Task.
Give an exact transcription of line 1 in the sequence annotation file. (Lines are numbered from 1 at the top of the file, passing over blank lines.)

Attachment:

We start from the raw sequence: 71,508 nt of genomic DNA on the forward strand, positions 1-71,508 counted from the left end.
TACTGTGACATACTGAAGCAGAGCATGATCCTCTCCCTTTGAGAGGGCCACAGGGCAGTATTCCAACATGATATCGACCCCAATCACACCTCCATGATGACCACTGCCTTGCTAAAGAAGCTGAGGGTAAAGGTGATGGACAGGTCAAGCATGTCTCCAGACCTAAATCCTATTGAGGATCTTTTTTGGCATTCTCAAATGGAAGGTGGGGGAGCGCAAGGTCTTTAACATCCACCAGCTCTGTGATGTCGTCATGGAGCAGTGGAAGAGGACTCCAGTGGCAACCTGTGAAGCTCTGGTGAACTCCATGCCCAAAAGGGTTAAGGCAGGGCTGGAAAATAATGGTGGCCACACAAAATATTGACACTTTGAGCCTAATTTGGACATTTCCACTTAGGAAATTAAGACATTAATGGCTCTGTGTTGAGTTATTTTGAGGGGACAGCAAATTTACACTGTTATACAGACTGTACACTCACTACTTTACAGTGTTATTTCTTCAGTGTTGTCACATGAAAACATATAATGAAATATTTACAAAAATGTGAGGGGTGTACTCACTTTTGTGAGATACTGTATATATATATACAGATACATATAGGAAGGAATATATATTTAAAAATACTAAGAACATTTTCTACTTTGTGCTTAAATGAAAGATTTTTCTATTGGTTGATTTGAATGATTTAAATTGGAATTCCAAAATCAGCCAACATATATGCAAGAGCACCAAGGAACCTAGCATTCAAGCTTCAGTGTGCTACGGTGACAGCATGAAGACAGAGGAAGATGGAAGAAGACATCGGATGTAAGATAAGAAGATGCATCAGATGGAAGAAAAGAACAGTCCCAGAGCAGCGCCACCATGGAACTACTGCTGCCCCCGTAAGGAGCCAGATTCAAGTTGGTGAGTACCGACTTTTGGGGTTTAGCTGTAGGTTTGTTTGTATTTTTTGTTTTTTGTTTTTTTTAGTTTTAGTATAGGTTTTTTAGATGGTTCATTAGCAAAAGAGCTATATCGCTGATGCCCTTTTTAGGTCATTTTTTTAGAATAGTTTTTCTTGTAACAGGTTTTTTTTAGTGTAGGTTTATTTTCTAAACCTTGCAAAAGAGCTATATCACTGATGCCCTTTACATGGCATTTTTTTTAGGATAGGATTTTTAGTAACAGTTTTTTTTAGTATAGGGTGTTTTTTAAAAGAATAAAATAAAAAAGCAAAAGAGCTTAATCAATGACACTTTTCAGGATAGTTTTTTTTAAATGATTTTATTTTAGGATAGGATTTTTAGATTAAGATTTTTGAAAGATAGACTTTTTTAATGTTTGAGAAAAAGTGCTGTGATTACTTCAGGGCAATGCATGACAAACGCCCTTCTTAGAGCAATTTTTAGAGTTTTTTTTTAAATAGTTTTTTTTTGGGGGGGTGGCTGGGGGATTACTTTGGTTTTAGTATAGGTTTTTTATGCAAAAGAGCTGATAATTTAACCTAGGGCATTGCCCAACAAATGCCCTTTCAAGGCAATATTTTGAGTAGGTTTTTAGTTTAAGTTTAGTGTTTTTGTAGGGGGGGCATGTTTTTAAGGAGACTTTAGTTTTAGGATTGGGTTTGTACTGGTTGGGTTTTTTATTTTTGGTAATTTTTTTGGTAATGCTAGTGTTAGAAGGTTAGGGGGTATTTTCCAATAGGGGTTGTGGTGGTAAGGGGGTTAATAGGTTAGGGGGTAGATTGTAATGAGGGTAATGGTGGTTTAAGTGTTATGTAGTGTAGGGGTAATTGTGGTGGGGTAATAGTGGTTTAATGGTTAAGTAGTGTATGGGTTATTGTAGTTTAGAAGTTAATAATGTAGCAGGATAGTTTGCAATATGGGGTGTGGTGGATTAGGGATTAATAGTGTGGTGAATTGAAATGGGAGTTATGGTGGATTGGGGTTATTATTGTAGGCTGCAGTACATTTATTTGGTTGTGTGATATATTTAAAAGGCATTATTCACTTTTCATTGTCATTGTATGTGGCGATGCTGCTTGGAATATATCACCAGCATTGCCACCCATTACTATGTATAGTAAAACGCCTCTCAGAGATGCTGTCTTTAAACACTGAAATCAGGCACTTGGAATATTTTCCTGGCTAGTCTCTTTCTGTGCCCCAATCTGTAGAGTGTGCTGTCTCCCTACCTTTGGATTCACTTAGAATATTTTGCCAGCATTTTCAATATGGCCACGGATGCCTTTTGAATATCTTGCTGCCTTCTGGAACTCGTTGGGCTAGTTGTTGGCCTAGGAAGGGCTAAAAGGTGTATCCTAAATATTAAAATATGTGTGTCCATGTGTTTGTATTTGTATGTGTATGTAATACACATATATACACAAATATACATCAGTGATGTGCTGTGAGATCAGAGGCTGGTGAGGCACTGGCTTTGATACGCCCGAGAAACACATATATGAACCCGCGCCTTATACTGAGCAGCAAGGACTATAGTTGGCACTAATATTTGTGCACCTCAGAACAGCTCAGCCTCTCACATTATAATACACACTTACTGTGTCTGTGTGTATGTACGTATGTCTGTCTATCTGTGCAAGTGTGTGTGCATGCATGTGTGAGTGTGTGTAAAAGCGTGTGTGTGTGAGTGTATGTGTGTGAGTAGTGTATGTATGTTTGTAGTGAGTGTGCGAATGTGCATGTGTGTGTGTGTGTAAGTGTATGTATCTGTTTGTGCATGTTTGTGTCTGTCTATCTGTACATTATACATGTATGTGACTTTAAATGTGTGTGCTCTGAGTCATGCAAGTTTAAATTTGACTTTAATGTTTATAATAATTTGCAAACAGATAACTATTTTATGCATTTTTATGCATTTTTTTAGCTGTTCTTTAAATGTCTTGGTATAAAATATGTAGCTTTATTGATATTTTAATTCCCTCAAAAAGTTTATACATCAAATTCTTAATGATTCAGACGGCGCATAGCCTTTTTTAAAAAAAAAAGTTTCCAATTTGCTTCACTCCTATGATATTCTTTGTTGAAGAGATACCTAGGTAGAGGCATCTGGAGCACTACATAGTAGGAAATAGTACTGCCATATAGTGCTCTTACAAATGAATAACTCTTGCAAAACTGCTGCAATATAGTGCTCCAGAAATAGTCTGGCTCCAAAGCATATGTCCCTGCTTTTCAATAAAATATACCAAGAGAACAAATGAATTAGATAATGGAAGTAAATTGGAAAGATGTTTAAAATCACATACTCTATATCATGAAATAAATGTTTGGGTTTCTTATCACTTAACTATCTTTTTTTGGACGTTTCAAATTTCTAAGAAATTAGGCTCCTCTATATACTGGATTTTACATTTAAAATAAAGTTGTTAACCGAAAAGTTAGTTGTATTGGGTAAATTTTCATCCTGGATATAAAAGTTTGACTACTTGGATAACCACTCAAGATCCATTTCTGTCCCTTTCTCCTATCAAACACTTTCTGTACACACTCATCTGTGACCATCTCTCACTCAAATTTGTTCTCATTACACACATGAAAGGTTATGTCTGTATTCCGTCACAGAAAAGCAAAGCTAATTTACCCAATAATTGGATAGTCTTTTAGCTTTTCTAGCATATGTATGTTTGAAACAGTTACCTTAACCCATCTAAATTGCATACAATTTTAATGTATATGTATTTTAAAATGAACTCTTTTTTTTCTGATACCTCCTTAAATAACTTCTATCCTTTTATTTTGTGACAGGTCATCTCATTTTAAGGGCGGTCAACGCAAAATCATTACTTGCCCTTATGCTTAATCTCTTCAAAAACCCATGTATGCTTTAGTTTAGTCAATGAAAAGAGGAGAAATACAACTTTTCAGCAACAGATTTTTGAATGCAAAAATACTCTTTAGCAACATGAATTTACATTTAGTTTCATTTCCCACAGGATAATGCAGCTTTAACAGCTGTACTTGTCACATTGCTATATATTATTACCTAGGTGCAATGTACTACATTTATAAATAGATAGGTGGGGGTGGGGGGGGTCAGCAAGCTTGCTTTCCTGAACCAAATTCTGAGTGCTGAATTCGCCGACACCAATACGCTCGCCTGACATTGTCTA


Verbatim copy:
We start from the raw sequence: 71,508 nt of genomic DNA on the forward strand, positions 1-71,508 counted from the left end.